Digital cameras have become so high resolution these days that you might wonder why somebody would want to build one of their own from scratch with a resolution that’s not even a fraction of what digital cameras could do a decade ago. But some things just need to be done because they’re fun.
YouTuber Sean Hodgins has been working on this idea for a long time, and now he’s finally made and released a 1-kilopixel DIY camera. He’s also released the files as Open Source so you can download and make your own, too.
The project is called the digiObscura and was originally designed to be a pinhole camera. After assembling everything together, though, he found that the pinhole didn’t quite let enough light through to the sensors to get a decent reading. So, it was modified to incorporate a dismantled Canon lens.
To form the 1-kilopixel sensor, the camera contains a 32×32 grid of light-sensitive phototransistors. Each of these can spit out an 8-bit value based on the brightness of the light hitting it. A custom PCB contains these 1,024 sensors, which Sean had to solder to the board himself. Although he had the help of a reflow oven to actually solder everything, he still had to place each component by hand, which is a painstaking process.
It’s powered by an Arduino, which doesn’t have anywhere near 1,024 inputs, so in order to support such a high number of sensors, Sean implemented a process called multiplexing. This allows him to read the value of any pixel using only a handful of pins on the Arduino. This is a really slow way of working, but the result is actually quite similar to the way the sensors work in our own cameras, and why we experience things like rolling shutter.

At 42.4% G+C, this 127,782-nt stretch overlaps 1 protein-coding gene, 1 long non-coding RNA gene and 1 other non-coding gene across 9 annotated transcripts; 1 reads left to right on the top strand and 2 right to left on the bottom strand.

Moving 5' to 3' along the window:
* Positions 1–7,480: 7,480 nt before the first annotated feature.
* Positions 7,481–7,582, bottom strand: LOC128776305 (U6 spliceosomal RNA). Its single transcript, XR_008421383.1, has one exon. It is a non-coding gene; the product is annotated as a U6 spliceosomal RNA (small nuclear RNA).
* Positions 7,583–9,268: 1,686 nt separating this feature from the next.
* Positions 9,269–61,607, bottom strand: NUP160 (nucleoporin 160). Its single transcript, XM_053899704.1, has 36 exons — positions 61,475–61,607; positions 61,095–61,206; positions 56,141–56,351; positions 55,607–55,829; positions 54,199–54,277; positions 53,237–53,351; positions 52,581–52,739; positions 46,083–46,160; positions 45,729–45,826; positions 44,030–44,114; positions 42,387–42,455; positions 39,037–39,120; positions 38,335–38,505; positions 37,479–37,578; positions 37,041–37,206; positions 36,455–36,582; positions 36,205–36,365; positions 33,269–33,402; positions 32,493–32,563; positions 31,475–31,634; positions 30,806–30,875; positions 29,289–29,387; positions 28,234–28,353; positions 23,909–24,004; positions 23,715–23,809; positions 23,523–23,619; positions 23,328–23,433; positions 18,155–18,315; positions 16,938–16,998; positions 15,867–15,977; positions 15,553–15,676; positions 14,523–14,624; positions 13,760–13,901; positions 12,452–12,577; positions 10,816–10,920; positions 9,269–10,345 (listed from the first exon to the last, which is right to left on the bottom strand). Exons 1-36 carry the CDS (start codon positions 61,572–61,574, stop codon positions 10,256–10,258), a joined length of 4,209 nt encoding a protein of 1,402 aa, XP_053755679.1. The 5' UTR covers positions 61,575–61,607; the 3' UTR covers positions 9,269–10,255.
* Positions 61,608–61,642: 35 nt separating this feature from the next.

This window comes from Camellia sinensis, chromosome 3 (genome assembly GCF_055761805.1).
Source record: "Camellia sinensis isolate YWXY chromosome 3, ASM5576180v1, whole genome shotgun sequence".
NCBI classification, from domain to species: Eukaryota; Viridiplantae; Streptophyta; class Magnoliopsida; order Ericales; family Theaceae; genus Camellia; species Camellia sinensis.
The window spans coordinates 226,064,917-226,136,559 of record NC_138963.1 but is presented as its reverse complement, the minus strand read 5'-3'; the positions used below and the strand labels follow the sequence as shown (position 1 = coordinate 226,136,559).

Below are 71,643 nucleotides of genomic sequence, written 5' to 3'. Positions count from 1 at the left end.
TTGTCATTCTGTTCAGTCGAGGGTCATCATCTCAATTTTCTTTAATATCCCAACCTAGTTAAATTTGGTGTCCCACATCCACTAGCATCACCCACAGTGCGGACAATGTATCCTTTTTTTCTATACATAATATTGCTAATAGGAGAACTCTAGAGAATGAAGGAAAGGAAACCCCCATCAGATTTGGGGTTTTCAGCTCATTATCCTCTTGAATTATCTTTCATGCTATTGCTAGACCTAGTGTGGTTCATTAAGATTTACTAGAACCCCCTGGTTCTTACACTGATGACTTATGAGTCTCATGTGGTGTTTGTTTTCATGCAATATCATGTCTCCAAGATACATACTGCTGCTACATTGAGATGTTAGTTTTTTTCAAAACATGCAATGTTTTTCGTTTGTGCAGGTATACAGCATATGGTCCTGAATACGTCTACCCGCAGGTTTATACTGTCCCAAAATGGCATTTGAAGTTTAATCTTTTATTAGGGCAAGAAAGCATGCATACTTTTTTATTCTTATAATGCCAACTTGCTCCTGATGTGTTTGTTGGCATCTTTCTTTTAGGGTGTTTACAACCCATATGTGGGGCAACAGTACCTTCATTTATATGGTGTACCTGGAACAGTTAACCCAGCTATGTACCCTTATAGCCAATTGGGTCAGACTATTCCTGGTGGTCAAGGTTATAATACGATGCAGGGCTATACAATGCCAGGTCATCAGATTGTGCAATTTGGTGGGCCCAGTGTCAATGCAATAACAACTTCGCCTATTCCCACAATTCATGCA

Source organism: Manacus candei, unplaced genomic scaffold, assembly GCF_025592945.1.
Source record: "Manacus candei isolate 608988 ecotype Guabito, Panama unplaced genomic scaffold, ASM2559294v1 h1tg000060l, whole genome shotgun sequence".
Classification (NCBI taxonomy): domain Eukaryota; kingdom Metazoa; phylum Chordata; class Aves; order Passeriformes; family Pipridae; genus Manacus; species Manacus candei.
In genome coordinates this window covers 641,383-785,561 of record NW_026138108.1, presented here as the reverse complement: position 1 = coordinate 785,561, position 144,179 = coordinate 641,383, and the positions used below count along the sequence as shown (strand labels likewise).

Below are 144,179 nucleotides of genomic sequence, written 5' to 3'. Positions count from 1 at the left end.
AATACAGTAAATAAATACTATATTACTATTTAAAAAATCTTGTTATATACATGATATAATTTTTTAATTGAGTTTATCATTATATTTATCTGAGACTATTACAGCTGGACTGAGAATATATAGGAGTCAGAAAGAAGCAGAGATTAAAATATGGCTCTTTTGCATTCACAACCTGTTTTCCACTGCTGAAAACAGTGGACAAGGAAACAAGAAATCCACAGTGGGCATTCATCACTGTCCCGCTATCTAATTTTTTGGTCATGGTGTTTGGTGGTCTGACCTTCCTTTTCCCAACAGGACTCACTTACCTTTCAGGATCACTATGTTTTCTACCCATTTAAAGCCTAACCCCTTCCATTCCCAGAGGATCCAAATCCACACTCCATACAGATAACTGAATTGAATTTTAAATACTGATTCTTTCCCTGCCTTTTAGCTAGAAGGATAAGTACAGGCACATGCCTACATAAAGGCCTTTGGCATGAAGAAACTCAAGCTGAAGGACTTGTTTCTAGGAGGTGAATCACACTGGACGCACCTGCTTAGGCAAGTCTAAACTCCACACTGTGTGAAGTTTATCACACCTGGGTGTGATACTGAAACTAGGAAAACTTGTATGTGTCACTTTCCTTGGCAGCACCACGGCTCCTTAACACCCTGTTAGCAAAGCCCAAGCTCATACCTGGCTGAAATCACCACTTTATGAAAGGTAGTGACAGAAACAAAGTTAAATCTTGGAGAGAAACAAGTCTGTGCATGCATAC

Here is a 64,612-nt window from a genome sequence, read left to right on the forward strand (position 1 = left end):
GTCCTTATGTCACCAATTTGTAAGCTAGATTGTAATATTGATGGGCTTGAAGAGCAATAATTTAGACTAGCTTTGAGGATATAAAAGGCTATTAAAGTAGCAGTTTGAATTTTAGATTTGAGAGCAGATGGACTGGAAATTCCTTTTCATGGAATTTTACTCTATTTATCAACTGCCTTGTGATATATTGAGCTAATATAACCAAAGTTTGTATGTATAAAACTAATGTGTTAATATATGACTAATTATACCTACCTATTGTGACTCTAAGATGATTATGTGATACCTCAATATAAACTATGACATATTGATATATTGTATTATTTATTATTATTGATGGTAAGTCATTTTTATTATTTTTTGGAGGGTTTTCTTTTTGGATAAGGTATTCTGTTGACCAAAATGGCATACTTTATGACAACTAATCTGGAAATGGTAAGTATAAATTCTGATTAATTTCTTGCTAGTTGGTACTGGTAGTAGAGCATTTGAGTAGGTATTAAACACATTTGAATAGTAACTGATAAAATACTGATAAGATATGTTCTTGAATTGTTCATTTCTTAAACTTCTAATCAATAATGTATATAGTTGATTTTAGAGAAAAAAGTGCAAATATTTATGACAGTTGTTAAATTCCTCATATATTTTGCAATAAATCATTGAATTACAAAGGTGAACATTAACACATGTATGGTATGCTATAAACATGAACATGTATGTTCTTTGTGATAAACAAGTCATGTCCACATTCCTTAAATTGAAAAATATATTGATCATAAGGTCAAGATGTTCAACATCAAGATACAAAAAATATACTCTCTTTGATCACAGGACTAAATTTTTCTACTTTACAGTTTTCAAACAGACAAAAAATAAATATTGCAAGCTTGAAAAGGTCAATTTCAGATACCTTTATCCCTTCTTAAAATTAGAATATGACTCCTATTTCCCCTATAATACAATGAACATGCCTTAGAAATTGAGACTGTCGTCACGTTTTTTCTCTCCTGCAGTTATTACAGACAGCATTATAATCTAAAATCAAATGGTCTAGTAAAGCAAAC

Although the camera produces really tiny images – images that aren’t even big enough to be classed as operating system icons these days – it is a very cool proof of concept device. It’s also a great starting point for anybody who might want to take things a little further.
For example, the camera only captures greyscale images and it does it quite slowly. So, swapping out the Arduino for an ESP32 should allow for a faster acquisition time (thus, lessen the rolling shutter effect). Switching to something like an ESP32 would also allow you to turn it into a WiFi-capable camera that could potentially transmit images as it shoots them. Or you could create your own smartphone app to fire the camera over Bluetooth to eliminate any camera shake from having to manually hit the shutter button on the camera itself – a risk if your camera’s not fixed to something solid.
There are lots of directions you could take something like this. And, sure, it’s not going to keep up with a GFX100, but that’s hardly the point, is it?
All of the PCB designs, the Arduino sketch, 3D printed components and other bits are available to download on the digiObscura GitHub page.